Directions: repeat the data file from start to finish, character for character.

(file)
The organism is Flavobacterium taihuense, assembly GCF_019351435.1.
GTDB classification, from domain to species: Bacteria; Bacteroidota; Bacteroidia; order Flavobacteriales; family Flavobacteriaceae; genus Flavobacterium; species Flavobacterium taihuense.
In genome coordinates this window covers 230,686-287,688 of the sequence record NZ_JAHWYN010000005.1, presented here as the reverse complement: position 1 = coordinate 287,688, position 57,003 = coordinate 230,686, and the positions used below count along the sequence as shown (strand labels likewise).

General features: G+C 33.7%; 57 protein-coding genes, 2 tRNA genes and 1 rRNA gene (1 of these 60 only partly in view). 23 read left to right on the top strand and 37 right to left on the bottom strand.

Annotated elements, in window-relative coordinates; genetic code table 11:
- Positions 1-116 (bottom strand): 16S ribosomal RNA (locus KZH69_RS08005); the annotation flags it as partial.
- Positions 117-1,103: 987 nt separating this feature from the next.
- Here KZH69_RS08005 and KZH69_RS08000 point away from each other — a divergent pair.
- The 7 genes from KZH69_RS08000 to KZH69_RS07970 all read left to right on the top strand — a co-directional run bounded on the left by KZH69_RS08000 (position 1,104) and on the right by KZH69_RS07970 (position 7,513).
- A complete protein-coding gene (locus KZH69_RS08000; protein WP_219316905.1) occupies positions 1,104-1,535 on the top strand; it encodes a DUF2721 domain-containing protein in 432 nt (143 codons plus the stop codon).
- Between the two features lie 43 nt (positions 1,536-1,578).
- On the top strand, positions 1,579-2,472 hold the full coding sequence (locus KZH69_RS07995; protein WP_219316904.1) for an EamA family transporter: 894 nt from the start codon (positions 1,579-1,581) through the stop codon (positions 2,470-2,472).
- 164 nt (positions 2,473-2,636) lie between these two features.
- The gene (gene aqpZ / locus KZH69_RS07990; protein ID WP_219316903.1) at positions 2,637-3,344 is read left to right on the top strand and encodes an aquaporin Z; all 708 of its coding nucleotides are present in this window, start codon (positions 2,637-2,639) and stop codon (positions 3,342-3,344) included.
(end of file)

The organism is Flavobacterium taihuense, assembly GCF_019351435.1.
GTDB classification, from domain to species: Bacteria; Bacteroidota; Bacteroidia; order Flavobacteriales; family Flavobacteriaceae; genus Flavobacterium; species Flavobacterium taihuense.
In genome coordinates this window covers 230,686-287,688 of the sequence record NZ_JAHWYN010000005.1, presented here as the reverse complement: position 1 = coordinate 287,688, position 57,003 = coordinate 230,686, and the positions used below count along the sequence as shown (strand labels likewise).

General features: G+C 33.7%; 57 protein-coding genes, 2 tRNA genes and 1 rRNA gene (1 of these 60 only partly in view). 23 read left to right on the top strand and 37 right to left on the bottom strand.

Annotated elements, in window-relative coordinates; genetic code table 11:
- Positions 1-116 (bottom strand): 16S ribosomal RNA (locus KZH69_RS08005); the annotation flags it as partial.
- Positions 117-1,103: 987 nt separating this feature from the next.
- Here KZH69_RS08005 and KZH69_RS08000 point away from each other — a divergent pair.
- The 7 genes from KZH69_RS08000 to KZH69_RS07970 all read left to right on the top strand — a co-directional run bounded on the left by KZH69_RS08000 (position 1,104) and on the right by KZH69_RS07970 (position 7,513).
- A complete protein-coding gene (locus KZH69_RS08000; protein WP_219316905.1) occupies positions 1,104-1,535 on the top strand; it encodes a DUF2721 domain-containing protein in 432 nt (143 codons plus the stop codon).
- Between the two features lie 43 nt (positions 1,536-1,578).
- On the top strand, positions 1,579-2,472 hold the full coding sequence (locus KZH69_RS07995; protein WP_219316904.1) for an EamA family transporter: 894 nt from the start codon (positions 1,579-1,581) through the stop codon (positions 2,470-2,472).
- 164 nt (positions 2,473-2,636) lie between these two features.
- The gene (gene aqpZ / locus KZH69_RS07990; protein ID WP_219316903.1) at positions 2,637-3,344 is read left to right on the top strand and encodes an aquaporin Z; all 708 of its coding nucleotides are present in this window, start codon (positions 2,637-2,639) and stop codon (positions 3,342-3,344) included.